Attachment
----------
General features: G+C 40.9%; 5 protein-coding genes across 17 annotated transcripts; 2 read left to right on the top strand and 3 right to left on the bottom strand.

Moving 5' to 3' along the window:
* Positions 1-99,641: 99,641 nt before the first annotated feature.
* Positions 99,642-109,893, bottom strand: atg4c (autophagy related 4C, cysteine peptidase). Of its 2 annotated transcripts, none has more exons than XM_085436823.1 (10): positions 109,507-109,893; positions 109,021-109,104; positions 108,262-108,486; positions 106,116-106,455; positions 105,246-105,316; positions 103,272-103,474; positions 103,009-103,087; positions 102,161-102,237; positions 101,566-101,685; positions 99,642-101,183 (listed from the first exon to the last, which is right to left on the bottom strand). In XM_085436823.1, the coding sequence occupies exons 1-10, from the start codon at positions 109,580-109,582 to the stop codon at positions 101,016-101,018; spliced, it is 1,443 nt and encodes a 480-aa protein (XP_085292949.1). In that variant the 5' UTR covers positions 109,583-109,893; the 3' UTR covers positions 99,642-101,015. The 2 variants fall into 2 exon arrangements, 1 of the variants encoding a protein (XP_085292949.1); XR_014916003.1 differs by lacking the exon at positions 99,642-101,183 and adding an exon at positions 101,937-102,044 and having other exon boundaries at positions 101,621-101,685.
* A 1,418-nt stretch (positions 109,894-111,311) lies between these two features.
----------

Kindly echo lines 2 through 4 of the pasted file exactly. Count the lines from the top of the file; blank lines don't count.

Moving 5' to 3' along the window:
* Positions 1-99,641: 99,641 nt before the first annotated feature.
* Positions 99,642-109,893, bottom strand: atg4c (autophagy related 4C, cysteine peptidase). Of its 2 annotated transcripts, none has more exons than XM_085436823.1 (10): positions 109,507-109,893; positions 109,021-109,104; positions 108,262-108,486; positions 106,116-106,455; positions 105,246-105,316; positions 103,272-103,474; positions 103,009-103,087; positions 102,161-102,237; positions 101,566-101,685; positions 99,642-101,183 (listed from the first exon to the last, which is right to left on the bottom strand). In XM_085436823.1, the coding sequence occupies exons 1-10, from the start codon at positions 109,580-109,582 to the stop codon at positions 101,016-101,018; spliced, it is 1,443 nt and encodes a 480-aa protein (XP_085292949.1). In that variant the 5' UTR covers positions 109,583-109,893; the 3' UTR covers positions 99,642-101,015. The 2 variants fall into 2 exon arrangements, 1 of the variants encoding a protein (XP_085292949.1); XR_014916003.1 differs by lacking the exon at positions 99,642-101,183 and adding an exon at positions 101,937-102,044 and having other exon boundaries at positions 101,621-101,685.